Mar 6, 2007 at 3:02 PM Post #11 of 15

SiBurning

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Quote:

Originally Posted by Garbz /img/forum/go_quote.gif
SiBurning while computer supplies are less than stable I find them very exceptable for their purposes as a prototyping supply. Follow them with a larger capacitor and some very minor filtering, I have used this for all of my projects thus far. No it is not ideal but it is a great way to see if a circuit is working before building a proper psu. The downside is ofcourse no adjustable current limit.


Excellent point. I already said how it's useful to have some cheap supplies--this should've been obvious. How do they sound? Or is it just for the quick & dirty stuff?

Anyway, for current limiting you might be able to use a light dimmer. Or is that getting too cheesy?

(Time to toss the banana into the monkey cage.) Working with voltage lag is probably a useful skill. The schematic for my Kenwood says the supply is 50VDC, (which is actually impossible given 33vac off the transformer) but at some points it's really as low as 41.3V, and after doing the math, I'm pretty sure that's how it was intended to come off the shop floor. I talked to a repair guy from those days who says that was typical for equipment in the 70s. It's kind of hard to know if the things working okay when the schematic says a point should be at -1.7 and you read -0.6.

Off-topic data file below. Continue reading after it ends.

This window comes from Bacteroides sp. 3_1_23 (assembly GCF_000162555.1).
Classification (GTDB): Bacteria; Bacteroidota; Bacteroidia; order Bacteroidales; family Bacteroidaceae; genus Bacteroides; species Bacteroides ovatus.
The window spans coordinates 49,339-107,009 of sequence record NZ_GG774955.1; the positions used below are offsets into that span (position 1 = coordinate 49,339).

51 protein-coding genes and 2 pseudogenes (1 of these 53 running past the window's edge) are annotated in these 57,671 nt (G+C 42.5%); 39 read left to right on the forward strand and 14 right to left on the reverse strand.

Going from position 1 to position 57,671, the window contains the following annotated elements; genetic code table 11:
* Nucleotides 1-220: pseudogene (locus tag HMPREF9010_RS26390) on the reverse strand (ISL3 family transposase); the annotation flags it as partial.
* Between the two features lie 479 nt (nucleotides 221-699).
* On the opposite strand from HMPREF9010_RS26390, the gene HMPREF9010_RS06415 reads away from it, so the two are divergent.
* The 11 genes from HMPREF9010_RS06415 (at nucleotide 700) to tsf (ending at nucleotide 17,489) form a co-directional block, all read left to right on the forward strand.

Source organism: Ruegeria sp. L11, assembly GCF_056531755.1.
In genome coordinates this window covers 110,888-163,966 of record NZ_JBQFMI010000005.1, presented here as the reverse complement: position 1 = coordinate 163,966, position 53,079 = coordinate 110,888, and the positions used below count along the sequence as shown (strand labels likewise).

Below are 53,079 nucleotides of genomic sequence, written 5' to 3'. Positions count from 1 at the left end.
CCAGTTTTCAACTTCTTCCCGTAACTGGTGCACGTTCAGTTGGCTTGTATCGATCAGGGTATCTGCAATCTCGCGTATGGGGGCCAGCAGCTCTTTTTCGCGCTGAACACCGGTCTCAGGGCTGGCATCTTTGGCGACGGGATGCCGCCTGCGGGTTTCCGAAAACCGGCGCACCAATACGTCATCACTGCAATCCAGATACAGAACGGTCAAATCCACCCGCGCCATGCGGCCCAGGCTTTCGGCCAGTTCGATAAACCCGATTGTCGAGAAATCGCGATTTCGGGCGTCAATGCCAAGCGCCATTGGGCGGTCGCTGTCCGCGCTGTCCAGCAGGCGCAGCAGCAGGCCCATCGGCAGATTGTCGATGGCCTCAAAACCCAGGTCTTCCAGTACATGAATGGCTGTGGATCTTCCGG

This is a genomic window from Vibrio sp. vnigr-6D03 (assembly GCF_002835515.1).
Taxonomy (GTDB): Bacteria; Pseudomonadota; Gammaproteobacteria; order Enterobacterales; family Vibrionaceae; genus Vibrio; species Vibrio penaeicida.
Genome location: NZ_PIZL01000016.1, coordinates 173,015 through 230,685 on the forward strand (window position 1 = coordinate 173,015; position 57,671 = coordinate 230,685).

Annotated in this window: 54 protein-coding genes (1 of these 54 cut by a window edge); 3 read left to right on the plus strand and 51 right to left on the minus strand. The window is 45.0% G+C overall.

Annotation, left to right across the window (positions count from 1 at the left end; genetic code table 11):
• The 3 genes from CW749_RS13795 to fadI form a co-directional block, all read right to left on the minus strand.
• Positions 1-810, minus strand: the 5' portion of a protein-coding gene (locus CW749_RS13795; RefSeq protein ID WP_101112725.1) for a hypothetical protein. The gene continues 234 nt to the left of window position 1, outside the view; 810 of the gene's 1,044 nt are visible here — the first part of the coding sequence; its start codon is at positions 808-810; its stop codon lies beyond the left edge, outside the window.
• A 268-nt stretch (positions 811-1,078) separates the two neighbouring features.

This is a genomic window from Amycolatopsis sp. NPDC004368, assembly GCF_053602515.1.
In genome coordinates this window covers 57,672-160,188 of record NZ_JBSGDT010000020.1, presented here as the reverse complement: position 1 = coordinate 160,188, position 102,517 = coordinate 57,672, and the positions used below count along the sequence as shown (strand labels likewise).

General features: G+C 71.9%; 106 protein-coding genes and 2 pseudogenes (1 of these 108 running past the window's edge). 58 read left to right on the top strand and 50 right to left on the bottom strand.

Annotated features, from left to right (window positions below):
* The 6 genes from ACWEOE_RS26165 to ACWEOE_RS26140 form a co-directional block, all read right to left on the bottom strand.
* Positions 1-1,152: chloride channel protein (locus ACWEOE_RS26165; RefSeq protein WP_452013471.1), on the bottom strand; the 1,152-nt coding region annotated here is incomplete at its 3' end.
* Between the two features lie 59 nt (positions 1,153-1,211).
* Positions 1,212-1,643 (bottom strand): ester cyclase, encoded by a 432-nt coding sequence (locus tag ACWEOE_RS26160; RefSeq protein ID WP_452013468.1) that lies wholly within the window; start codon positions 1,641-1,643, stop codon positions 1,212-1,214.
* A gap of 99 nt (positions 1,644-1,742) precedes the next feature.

Mar 6, 2007 at 8:10 PM Post #13 of 15

tangent

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Don't discount a good current limiting feature. I can't tell you how many times this has saved one of my circuits. Something goes wrong, current races for the ceiling, but is stopped by the bench supply. You immediately see this on the supply's front panel, and can go looking for what caused it. Without a current limiter, the circuit would have cooked itself, and you'd have to spend a lot of time rebuilding.